'This fine study of the Sikhs in Britain is a splendid addition to the field. Not only does it provide an invaluable mapping of the community's origins and development which should make it a standard work of reference for years to come, but in its sophisticated interrogation of the sociological and political tensions which have marked that development it makes a uniquely informed wider contribution to the ongoing debates about the nature of "multicultural" Britain'.
Professor Christopher Shackle, SOAS, University of London
'This book is of very great importance for anyone who wishes to understand the crucial role of Sikhs in defining the possibilities of multiculturalism in Britain at a time when the very notion is under attack from many sources. It should be essential reading for policy makers as well as students.'
Professor John Rex, Professor Emeritus at the University of Warwick
'This work is a major review of the history and issues affecting Sikhs in Great Britain since the Second World War. Balanced and extremely well documented...it marks an important contribution to Sikh and multicultural studies'. - Professor Norman G. Barrier, Professor of History University of Missouri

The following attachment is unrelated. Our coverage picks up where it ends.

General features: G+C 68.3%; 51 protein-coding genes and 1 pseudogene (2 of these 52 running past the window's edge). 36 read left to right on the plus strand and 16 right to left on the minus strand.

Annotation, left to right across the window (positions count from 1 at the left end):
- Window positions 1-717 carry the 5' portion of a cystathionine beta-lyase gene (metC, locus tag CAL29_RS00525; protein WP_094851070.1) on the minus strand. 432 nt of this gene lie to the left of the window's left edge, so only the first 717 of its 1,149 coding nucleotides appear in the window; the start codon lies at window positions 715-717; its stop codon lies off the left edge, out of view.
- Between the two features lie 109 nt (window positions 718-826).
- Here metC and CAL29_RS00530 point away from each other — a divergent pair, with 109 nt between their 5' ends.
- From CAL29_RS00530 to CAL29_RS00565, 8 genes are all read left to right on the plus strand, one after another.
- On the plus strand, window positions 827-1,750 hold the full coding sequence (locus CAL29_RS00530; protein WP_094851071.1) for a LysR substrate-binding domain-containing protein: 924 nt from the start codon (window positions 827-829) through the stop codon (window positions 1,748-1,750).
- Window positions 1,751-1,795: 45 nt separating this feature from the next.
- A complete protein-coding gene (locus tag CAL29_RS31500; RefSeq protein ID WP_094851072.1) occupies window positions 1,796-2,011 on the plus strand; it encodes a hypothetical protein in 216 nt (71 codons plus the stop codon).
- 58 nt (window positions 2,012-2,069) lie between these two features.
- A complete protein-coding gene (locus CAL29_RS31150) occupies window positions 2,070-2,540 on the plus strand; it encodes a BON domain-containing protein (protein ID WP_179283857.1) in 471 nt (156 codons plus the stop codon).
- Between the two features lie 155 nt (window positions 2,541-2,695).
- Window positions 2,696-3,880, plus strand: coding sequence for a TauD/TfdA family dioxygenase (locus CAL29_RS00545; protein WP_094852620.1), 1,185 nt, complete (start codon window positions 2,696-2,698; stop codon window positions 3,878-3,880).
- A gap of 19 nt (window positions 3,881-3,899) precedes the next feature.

'This is an important book which details the coming to self-consciousness of the Sikh community in Britain under local, national and transnational exigencies'. Professor Uday S. Mehta, Department of Political Science, Amherst College
'This book comes at a time when new limits to multiculturalism and to free speech are being drawn and these wider debates are brilliantly interwoven with an account of the public and private lives of Sikhs. The book is politically charged, but sensitive, humane and open-minded at the same time.'
Robin Cohen, ESRC Professorial Research Fellow, University of Warwick.
'This first major account of the development of the British Sikh community is very welcome. Scholarly, analytical and deeply empathetic, it is a major contribution.' Professor Judith M. Brown, University of Oxford
Gurharpal Singh is the Nadir Dinshaw Chair in Inter-Religious Relations in the Department of Theology and Religion at the University of Birmingham and an Editor of Sikh Formations. Darshan S. Tatla is a Research Associate in the Department of Theology and Religion at the University of Birmingham and the author of The Sikh Diaspora (Routledge).
Introduction 1. The Sikhs of Punjab 2. Punjabi Society and Sikh Migration 3. Settlement, Demography and Social Profile 4. Gurdwaras and Community-building 5. Homeland Politics: Class, Identity and Party 6. British Multiculturalism and Sikhs 7. Employment and Education 8. Family, Gender and Sexuality 9. Punjabi, Bhangra and Youth Identities Conclusion